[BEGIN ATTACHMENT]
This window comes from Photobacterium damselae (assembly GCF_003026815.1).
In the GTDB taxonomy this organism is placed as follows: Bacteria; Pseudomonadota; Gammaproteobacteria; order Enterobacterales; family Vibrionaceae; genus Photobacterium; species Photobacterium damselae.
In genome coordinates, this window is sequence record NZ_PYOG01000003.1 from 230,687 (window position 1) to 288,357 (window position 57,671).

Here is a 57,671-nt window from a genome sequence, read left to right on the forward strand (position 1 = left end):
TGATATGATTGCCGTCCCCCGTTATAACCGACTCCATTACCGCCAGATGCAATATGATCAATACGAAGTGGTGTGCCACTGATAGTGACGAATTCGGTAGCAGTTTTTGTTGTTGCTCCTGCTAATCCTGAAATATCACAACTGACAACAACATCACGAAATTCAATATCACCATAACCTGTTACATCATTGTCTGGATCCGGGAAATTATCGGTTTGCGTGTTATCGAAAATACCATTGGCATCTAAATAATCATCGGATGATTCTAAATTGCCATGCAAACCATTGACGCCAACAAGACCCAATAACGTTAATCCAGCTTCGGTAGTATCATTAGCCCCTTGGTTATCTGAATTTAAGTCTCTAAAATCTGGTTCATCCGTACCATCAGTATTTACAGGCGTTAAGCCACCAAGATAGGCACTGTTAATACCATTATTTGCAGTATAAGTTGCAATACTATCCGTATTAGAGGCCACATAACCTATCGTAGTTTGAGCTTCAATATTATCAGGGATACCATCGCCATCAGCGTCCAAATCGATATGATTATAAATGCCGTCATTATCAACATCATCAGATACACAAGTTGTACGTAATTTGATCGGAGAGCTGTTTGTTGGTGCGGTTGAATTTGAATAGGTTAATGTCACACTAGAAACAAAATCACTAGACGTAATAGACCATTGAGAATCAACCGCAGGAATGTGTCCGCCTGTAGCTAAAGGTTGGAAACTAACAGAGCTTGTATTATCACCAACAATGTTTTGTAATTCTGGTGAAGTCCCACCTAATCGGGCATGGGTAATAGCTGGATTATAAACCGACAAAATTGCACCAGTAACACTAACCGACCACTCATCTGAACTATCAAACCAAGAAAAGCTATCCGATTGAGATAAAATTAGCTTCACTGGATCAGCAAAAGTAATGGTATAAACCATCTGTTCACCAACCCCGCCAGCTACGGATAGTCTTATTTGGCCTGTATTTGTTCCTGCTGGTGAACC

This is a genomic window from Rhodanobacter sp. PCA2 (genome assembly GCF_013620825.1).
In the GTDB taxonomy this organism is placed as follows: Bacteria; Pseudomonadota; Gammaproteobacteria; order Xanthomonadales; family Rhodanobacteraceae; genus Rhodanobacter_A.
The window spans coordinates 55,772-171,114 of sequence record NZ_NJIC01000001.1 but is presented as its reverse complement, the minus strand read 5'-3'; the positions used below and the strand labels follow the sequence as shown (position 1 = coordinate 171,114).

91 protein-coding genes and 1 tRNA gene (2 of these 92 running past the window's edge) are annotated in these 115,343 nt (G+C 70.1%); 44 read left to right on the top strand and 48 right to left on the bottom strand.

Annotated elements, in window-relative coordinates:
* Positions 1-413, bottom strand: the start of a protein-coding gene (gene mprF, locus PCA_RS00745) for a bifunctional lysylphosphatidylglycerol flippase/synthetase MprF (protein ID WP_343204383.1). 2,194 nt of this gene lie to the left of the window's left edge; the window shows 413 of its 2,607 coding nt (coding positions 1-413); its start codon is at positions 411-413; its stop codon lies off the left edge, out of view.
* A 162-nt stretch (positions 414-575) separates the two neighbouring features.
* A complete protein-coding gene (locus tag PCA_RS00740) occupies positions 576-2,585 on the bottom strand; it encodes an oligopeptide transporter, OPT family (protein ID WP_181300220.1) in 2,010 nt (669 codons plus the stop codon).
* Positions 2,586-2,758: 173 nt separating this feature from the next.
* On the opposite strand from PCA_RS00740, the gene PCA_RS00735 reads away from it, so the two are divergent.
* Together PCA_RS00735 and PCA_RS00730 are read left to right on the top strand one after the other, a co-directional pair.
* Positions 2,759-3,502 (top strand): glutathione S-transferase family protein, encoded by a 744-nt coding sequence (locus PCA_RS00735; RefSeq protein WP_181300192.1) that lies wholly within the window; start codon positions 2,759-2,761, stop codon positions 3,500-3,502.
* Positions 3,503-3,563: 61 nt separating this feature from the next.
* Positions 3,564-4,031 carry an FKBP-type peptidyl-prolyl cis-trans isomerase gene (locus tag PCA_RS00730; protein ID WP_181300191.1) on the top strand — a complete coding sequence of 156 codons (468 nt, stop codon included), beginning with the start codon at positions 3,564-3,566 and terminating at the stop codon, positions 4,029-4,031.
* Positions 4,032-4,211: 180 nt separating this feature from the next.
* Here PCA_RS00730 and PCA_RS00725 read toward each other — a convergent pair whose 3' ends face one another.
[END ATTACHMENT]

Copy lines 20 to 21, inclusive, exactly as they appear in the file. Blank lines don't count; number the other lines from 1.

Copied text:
* Positions 4,032-4,211: 180 nt separating this feature from the next.
* Here PCA_RS00730 and PCA_RS00725 read toward each other — a convergent pair whose 3' ends face one another.